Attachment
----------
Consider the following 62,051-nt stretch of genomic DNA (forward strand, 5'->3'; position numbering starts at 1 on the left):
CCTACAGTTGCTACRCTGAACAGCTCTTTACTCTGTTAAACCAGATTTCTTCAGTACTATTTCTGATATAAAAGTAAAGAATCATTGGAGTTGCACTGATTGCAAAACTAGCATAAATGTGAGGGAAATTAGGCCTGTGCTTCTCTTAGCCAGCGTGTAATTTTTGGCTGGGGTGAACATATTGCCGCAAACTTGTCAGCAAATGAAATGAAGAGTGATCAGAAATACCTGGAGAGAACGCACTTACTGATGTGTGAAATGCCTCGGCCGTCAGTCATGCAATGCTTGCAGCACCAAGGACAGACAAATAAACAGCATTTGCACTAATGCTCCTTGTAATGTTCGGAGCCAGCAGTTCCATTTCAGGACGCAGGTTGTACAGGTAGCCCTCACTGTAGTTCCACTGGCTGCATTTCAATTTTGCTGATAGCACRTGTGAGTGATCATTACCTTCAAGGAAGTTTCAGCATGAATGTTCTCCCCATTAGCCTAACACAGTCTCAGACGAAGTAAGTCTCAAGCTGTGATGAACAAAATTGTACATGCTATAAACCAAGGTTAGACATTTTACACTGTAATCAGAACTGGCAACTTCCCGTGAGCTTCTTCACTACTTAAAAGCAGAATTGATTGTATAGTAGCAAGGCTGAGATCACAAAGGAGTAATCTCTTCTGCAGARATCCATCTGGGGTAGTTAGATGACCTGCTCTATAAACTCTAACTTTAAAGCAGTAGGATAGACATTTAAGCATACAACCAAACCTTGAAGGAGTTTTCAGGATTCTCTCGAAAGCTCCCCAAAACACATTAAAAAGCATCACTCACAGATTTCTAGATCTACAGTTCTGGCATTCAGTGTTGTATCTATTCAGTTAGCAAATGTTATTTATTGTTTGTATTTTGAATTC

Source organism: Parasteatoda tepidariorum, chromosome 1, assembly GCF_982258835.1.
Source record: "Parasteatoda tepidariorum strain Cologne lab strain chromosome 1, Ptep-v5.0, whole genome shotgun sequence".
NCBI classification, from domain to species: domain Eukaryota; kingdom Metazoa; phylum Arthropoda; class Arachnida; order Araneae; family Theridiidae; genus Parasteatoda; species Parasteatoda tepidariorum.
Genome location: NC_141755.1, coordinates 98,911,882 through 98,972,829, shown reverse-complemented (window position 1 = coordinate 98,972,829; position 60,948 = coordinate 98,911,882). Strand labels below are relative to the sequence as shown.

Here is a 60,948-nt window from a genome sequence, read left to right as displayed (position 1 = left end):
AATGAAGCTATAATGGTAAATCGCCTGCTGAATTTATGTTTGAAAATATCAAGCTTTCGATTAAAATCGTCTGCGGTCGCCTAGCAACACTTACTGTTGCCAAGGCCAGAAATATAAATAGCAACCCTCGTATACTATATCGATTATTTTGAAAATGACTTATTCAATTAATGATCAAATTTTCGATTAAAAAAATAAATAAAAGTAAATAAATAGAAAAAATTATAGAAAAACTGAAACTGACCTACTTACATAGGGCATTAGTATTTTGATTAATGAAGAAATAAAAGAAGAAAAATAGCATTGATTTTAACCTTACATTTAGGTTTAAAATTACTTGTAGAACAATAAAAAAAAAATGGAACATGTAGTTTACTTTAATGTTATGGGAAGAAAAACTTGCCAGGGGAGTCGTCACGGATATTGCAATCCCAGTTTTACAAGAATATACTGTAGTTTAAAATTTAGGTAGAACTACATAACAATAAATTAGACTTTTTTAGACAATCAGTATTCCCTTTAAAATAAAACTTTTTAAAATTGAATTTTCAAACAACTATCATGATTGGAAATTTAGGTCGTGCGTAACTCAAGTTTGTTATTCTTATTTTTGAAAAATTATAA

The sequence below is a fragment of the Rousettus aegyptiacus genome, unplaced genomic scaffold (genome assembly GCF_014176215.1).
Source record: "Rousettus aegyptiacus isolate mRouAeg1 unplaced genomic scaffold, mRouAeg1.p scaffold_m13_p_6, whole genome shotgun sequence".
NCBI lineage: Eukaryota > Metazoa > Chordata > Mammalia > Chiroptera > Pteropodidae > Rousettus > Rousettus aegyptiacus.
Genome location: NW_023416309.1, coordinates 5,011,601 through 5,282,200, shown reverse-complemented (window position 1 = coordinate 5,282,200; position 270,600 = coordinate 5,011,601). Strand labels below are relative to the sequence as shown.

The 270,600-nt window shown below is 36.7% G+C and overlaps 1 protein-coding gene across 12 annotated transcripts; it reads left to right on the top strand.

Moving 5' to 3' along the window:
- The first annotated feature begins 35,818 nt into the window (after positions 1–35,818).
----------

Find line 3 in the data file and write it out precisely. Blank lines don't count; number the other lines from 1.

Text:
Source organism: Parasteatoda tepidariorum, chromosome 1, assembly GCF_982258835.1.